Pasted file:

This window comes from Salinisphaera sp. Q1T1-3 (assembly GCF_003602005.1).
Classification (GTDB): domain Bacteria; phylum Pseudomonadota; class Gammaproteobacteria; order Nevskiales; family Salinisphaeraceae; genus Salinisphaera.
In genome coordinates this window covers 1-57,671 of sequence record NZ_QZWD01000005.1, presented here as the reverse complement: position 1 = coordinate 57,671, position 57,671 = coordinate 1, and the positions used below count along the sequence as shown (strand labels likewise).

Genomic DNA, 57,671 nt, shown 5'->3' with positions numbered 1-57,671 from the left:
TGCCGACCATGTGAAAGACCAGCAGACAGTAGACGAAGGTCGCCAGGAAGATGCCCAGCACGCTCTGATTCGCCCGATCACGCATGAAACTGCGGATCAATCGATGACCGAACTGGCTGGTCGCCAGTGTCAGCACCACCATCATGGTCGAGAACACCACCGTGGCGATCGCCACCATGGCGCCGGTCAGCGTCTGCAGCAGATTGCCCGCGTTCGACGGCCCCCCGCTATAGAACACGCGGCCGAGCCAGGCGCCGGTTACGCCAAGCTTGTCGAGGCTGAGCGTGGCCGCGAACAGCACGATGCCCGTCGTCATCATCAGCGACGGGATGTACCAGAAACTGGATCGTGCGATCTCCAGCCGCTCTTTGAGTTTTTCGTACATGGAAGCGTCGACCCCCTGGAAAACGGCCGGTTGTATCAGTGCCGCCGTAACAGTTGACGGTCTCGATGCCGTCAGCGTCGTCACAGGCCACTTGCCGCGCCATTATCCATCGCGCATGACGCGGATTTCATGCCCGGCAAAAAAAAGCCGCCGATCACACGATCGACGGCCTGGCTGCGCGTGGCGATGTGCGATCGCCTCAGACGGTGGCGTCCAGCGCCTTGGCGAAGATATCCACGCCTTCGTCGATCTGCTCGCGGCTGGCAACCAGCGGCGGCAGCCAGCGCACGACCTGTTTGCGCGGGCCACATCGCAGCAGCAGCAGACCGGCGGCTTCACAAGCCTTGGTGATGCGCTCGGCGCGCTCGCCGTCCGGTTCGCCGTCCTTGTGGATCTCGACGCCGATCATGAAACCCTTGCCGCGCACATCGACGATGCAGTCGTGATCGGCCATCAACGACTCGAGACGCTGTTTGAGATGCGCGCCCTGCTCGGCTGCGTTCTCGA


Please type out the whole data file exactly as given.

This window comes from Salinisphaera sp. Q1T1-3 (assembly GCF_003602005.1).
Classification (GTDB): domain Bacteria; phylum Pseudomonadota; class Gammaproteobacteria; order Nevskiales; family Salinisphaeraceae; genus Salinisphaera.
In genome coordinates this window covers 1-57,671 of sequence record NZ_QZWD01000005.1, presented here as the reverse complement: position 1 = coordinate 57,671, position 57,671 = coordinate 1, and the positions used below count along the sequence as shown (strand labels likewise).

Genomic DNA, 57,671 nt, shown 5'->3' with positions numbered 1-57,671 from the left:
TGCCGACCATGTGAAAGACCAGCAGACAGTAGACGAAGGTCGCCAGGAAGATGCCCAGCACGCTCTGATTCGCCCGATCACGCATGAAACTGCGGATCAATCGATGACCGAACTGGCTGGTCGCCAGTGTCAGCACCACCATCATGGTCGAGAACACCACCGTGGCGATCGCCACCATGGCGCCGGTCAGCGTCTGCAGCAGATTGCCCGCGTTCGACGGCCCCCCGCTATAGAACACGCGGCCGAGCCAGGCGCCGGTTACGCCAAGCTTGTCGAGGCTGAGCGTGGCCGCGAACAGCACGATGCCCGTCGTCATCATCAGCGACGGGATGTACCAGAAACTGGATCGTGCGATCTCCAGCCGCTCTTTGAGTTTTTCGTACATGGAAGCGTCGACCCCCTGGAAAACGGCCGGTTGTATCAGTGCCGCCGTAACAGTTGACGGTCTCGATGCCGTCAGCGTCGTCACAGGCCACTTGCCGCGCCATTATCCATCGCGCATGACGCGGATTTCATGCCCGGCAAAAAAAAGCCGCCGATCACACGATCGACGGCCTGGCTGCGCGTGGCGATGTGCGATCGCCTCAGACGGTGGCGTCCAGCGCCTTGGCGAAGATATCCACGCCTTCGTCGATCTGCTCGCGGCTGGCAACCAGCGGCGGCAGCCAGCGCACGACCTGTTTGCGCGGGCCACATCGCAGCAGCAGCAGACCGGCGGCTTCACAAGCCTTGGTGATGCGCTCGGCGCGCTCGCCGTCCGGTTCGCCGTCCTTGTGGATCTCGACGCCGATCATGAAACCCTTGCCGCGCACATCGACGATGCAGTCGTGATCGGCCATCAACGACTCGAGACGCTGTTTGAGATGCGCGCCCTGCTCGGCTGCGTTCTCGA